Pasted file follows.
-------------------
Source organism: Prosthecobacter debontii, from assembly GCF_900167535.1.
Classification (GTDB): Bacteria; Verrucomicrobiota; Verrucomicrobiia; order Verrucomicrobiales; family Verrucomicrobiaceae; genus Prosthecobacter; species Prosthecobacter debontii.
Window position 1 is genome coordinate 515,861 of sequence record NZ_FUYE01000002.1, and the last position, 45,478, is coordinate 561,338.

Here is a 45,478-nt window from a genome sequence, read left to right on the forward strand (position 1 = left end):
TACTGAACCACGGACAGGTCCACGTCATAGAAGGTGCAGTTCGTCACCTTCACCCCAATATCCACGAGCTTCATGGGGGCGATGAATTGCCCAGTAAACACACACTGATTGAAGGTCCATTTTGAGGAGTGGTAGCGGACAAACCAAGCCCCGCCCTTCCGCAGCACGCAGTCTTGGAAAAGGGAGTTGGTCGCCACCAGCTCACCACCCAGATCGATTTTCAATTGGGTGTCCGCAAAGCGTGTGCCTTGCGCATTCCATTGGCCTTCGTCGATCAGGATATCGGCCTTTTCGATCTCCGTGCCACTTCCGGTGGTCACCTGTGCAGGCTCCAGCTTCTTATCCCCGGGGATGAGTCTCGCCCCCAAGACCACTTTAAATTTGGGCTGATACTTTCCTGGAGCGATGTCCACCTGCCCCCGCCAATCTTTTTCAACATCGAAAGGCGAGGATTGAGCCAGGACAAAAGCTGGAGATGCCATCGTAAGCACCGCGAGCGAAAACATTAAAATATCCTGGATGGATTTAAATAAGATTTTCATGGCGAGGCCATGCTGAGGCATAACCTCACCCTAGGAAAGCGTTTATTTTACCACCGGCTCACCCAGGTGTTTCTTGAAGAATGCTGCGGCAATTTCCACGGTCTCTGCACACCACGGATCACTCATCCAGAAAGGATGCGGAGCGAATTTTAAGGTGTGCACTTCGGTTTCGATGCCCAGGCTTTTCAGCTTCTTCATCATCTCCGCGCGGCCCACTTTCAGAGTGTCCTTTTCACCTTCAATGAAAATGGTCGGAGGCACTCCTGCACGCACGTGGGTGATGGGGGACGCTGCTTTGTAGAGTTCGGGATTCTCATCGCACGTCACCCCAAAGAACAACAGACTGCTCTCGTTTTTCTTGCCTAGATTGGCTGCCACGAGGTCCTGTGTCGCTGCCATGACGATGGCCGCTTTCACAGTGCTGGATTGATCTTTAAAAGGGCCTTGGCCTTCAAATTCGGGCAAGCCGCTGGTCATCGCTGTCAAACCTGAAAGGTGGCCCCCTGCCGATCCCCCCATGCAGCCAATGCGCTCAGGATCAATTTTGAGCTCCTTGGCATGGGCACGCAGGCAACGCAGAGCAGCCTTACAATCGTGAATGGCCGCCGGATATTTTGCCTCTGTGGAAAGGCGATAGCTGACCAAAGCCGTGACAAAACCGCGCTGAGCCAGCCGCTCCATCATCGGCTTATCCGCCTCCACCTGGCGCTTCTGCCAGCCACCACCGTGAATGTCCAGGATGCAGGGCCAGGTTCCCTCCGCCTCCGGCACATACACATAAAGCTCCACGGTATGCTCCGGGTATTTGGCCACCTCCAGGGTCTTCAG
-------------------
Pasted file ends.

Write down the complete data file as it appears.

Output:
Source organism: Prosthecobacter debontii, from assembly GCF_900167535.1.
Classification (GTDB): Bacteria; Verrucomicrobiota; Verrucomicrobiia; order Verrucomicrobiales; family Verrucomicrobiaceae; genus Prosthecobacter; species Prosthecobacter debontii.
Window position 1 is genome coordinate 515,861 of sequence record NZ_FUYE01000002.1, and the last position, 45,478, is coordinate 561,338.

Here is a 45,478-nt window from a genome sequence, read left to right on the forward strand (position 1 = left end):
TACTGAACCACGGACAGGTCCACGTCATAGAAGGTGCAGTTCGTCACCTTCACCCCAATATCCACGAGCTTCATGGGGGCGATGAATTGCCCAGTAAACACACACTGATTGAAGGTCCATTTTGAGGAGTGGTAGCGGACAAACCAAGCCCCGCCCTTCCGCAGCACGCAGTCTTGGAAAAGGGAGTTGGTCGCCACCAGCTCACCACCCAGATCGATTTTCAATTGGGTGTCCGCAAAGCGTGTGCCTTGCGCATTCCATTGGCCTTCGTCGATCAGGATATCGGCCTTTTCGATCTCCGTGCCACTTCCGGTGGTCACCTGTGCAGGCTCCAGCTTCTTATCCCCGGGGATGAGTCTCGCCCCCAAGACCACTTTAAATTTGGGCTGATACTTTCCTGGAGCGATGTCCACCTGCCCCCGCCAATCTTTTTCAACATCGAAAGGCGAGGATTGAGCCAGGACAAAAGCTGGAGATGCCATCGTAAGCACCGCGAGCGAAAACATTAAAATATCCTGGATGGATTTAAATAAGATTTTCATGGCGAGGCCATGCTGAGGCATAACCTCACCCTAGGAAAGCGTTTATTTTACCACCGGCTCACCCAGGTGTTTCTTGAAGAATGCTGCGGCAATTTCCACGGTCTCTGCACACCACGGATCACTCATCCAGAAAGGATGCGGAGCGAATTTTAAGGTGTGCACTTCGGTTTCGATGCCCAGGCTTTTCAGCTTCTTCATCATCTCCGCGCGGCCCACTTTCAGAGTGTCCTTTTCACCTTCAATGAAAATGGTCGGAGGCACTCCTGCACGCACGTGGGTGATGGGGGACGCTGCTTTGTAGAGTTCGGGATTCTCATCGCACGTCACCCCAAAGAACAACAGACTGCTCTCGTTTTTCTTGCCTAGATTGGCTGCCACGAGGTCCTGTGTCGCTGCCATGACGATGGCCGCTTTCACAGTGCTGGATTGATCTTTAAAAGGGCCTTGGCCTTCAAATTCGGGCAAGCCGCTGGTCATCGCTGTCAAACCTGAAAGGTGGCCCCCTGCCGATCCCCCCATGCAGCCAATGCGCTCAGGATCAATTTTGAGCTCCTTGGCATGGGCACGCAGGCAACGCAGAGCAGCCTTACAATCGTGAATGGCCGCCGGATATTTTGCCTCTGTGGAAAGGCGATAGCTGACCAAAGCCGTGACAAAACCGCGCTGAGCCAGCCGCTCCATCATCGGCTTATCCGCCTCCACCTGGCGCTTCTGCCAGCCACCACCGTGAATGTCCAGGATGCAGGGCCAGGTTCCCTCCGCCTCCGGCACATACACATAAAGCTCCACGGTATGCTCCGGGTATTTGGCCACCTCCAGGGTCTTCAG